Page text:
A positive about the  dentist is that they are nearly always running on time.   An emissary arrived who cheerily called my name and led me (not by the hand, although I did feel the need for comfort) into the dentist’s chamber (I’m not convinced this is the correct term but it fits so well).

There are pictures all around the walls.   I don’t understand this at all.    I expect the dentist to be devoting her time to staring into my mouth, not being amused by prints of yachts sailing into sunny harbours.   The patients obviously can’t see the bloody things because we are horizontal and staring at the ceiling.    I can tell you exactly how many holes there are in the grid of the A/C unit in the roof of the dentistry chamber but not one of the artists of the pictures.   I think the place would be better served by sticking the pictures on the ceiling (but that’s only my opinion).

The dentist said “So what can we do for you today?”.   I always think there are two appropriate replies.   Reply number one being something along the lines of  “Fleece me for every penny I have” and reply number two being “You’re the bloody dentist and you made the appointment – you tell me”.    I’ve never quite plucked up the courage to say either but one day…

The dentist did know exactly what she wanted to do to me today.   Inflict pain and misery.   Unusually for her though she decided to go for mental pain and misery rather than the physical type.    Some time previously I had lost a molar (I hadn’t actually lost it, it wasn’t like I went for a walk in the park, tapped my mouth absentmindedly and thought “where have I put that tooth?”), the top of it had been removed because of some enamel crisis that I hadn’t previously been aware of, leaving me with a root and a gappy grin.

The dentist had kindly offered to provide me with a crown (I was briefly very excited, king of Twickenham sprung to mind) to make me look less like an ageing pugilist and more like a movie star (admittedly, not MUCH more like a movie star) but before doing so I had to have a deep root filling.   This deep root filling could only possibly be performed by some gentleman in a Harley Street practice (why is it a practice?  I would prefer them to be called totallycompetents or something equally confidence inspiring) and so I had spent a four figure sum (before decimal places) having some bearded halitosis-ridden buffoon spend three hours filling my mouth with plasticine and then drilling a hole such that a troupe of Chilean miners could cheerfully escape from their deep mining of my maxilla.

The dentist needed to x-ray the root before making the mold for the crown.   I don’t know about your dentist but this involves me biting on a gag-inducing piece of plastic wrapped lead whilst the dentist and her assistant hide behind a wall.  It’s quite amusing that the lead for the x-ray machine remote control isn’t quite long enough to reach round the wall so there is always a hand protruding to press the button.   I have visions of the dentist going home after a long week of fillings with a slightly glowing hand.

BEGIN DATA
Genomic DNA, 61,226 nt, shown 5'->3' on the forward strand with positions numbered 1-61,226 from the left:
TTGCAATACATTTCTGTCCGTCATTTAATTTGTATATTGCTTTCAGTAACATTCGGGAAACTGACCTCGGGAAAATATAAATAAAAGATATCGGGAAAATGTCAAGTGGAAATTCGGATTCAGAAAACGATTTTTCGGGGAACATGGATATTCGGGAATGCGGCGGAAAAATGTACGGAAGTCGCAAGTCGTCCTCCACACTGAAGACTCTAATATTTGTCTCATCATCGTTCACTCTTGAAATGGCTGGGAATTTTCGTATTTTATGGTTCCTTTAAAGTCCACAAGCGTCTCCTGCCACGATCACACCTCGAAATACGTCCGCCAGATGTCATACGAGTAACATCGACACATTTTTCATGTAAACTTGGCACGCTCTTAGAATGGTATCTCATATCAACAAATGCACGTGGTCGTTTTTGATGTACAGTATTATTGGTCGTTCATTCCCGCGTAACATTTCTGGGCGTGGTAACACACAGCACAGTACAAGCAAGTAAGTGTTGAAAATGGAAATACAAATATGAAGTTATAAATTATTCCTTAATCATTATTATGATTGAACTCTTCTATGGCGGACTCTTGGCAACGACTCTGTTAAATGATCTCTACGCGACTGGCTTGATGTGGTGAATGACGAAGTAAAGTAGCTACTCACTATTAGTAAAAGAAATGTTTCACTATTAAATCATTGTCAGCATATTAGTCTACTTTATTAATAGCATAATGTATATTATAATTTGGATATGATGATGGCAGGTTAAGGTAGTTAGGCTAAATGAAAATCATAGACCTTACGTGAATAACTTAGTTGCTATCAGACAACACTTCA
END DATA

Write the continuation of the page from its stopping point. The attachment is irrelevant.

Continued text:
X-rays produced and on a screen (that I also can’t see because I’m still on my back fighting back a retch whilst gripping the armrests of the dentists chair and the dentist has one hand in my mouth restricting any movement of my head at all) and dentist said “Oh dear”.

It seems that somewhere during the dental dialogue the depth of the depression in my damaged denture had become disrupted.   The filling was exactly 1 mm shorter than it should have been.

I was a little bit cross.   What I really needed to do was to pour forth my wrath in a string of obscenities and decry the parentage of every dentist in the world.    The only thing that I could do was bite the hand of the dentist.  So I did.  Quite hard.  She wasn’t impressed at all but it did give some satisfaction.    The only problem is that I have to go back in a couple of weeks and I’m dreading the reception that will greet me.    It is only for a check up but once they’ve got you strapped in that chair anything can happen.

You can read other tales of how people have expressed themselves (or not) by clicking on this daily post link.

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It’s frankly quite absurd

Do you want the good news?

Well, do you?

Thought as much.

All that time that I thought the boy was wasting in his bedroom has actually been put to good use (sort of, I think, tell me if you agree).  He has been playing a game called Minecraft.   I must confess to knowing nothing about this game other than it seems to be exceedingly popular and quite flexible in what you can do with it.   So, he’s been messing around and he’s set up a server of some sort and he’s made some mods (or something like that, I’m not actually clear on the details) and he’s posted a copy of what his thingymajigs do on YouTube.